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Many Fuzzy Wuzzy Angels in PNG still alive, report of last angel passing on incorrect

A local chief from the Kebara Village in Kokoda in Papua New Guinea's Northern Province, has opposed newspaper reports that the last of Papua New Guinea's famous Fuzzy Wuzzy angels had died during Christmas last year.

Benjamin Ijumi is the son of a World War II carrier, and since 1994 has been coordinating the Fuzzy Wuzzy Angels Program in the country, and closely working with the Australian Veterans Department and various Returned and Services League Rotary Clubs of Australia.

Chief Ijumi who had finished school in 1969 had taken interest in the cause his father had helped fought for, and had since been following the Fuzzy Wuzzy Angels history.

He told NBC News that there are many so called fuzzy wuzzy angels still alive and living across the country.

"The perception that of the last Fuzzy Wuzzy angel is incorrect.

"There are many fuzzy wuzzy angels still alive and living around the country.

"One of them still alive is Francis Simeni from Botue Village in Kokoda, the other is Redmond Lasibori from Kelaton Village and another is Onesmus Konene from Seremi Village in Oro Bay LLG, all from Northern province.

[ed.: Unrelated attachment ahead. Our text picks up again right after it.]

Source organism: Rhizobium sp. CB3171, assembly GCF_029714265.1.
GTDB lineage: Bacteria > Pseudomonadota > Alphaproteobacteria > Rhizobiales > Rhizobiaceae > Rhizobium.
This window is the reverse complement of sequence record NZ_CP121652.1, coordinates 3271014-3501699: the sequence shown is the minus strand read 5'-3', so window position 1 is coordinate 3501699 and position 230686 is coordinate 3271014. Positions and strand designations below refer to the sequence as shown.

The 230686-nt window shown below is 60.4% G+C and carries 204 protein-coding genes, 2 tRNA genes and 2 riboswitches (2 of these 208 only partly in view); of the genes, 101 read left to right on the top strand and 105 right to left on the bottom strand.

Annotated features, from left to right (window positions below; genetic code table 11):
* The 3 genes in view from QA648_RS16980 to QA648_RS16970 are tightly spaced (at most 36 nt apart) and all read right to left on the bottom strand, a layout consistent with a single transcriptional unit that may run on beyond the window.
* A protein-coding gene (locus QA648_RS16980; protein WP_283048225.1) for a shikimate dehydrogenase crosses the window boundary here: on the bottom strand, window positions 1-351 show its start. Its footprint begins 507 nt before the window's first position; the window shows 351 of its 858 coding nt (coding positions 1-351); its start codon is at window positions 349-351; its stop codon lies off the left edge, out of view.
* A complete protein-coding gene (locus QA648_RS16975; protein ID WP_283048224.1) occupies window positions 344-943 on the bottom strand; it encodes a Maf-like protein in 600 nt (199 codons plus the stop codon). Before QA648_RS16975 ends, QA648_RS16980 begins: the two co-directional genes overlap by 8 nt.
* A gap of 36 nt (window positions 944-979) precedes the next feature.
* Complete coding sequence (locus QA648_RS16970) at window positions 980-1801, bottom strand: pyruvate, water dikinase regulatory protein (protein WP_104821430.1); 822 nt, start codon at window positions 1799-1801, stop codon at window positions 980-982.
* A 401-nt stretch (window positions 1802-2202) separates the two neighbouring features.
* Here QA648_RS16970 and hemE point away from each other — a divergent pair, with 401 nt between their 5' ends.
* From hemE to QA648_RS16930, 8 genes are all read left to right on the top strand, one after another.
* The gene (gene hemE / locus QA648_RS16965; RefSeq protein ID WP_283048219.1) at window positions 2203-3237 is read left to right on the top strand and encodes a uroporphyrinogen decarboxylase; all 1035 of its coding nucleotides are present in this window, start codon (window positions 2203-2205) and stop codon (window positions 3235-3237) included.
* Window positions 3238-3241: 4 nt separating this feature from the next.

"All of these men and the many others across the country are living testimonies of the Fuzzy Wuzzy angels."


Chief Benjamin Ijumi says, the government of Papua New Guinea must establish a Veterans Agency and Department to honour the many men who have helped fought in World War II in the country.

According to Ijumi, 10,000 men in Kokoda, had been initially recruited by Captain Kinsol of the Australian army during the war, as Fuzzy Wuzzy Angels, about 20,000 in the entire Northern Province and about 55,000 across the country.

Chief Ijumi says apart from the fuzzy wuzzy angels, or carriers, there were also veterans who were trained and fought alongside the Australians and the allied forces during the war.

He says a Veterans Department would be responsible for looking after the welfare of these men, as well as making them recognized and appreciated for their various roles, just like in Australia.

"There are so many Fuzzy Wuzzy angels still alive in Northern province and even across the entire country.

"We need to do more research, and the government must look at this.

"The government must help people like us who've been doing this over the past two decades.

"Because of my interest in the fuzzy wuzzy angels, I've taken on this job of documenting their history, and I've been able to help the Department of Veteran Affairs in Canberra and veterans RSL clubs in Australia.

"I want to see the government support this program and even set up a Veterans Department so our history of the war and those involved in it can be properly documented for the people of Papua New Guinea.

NBC News/ PNG Today
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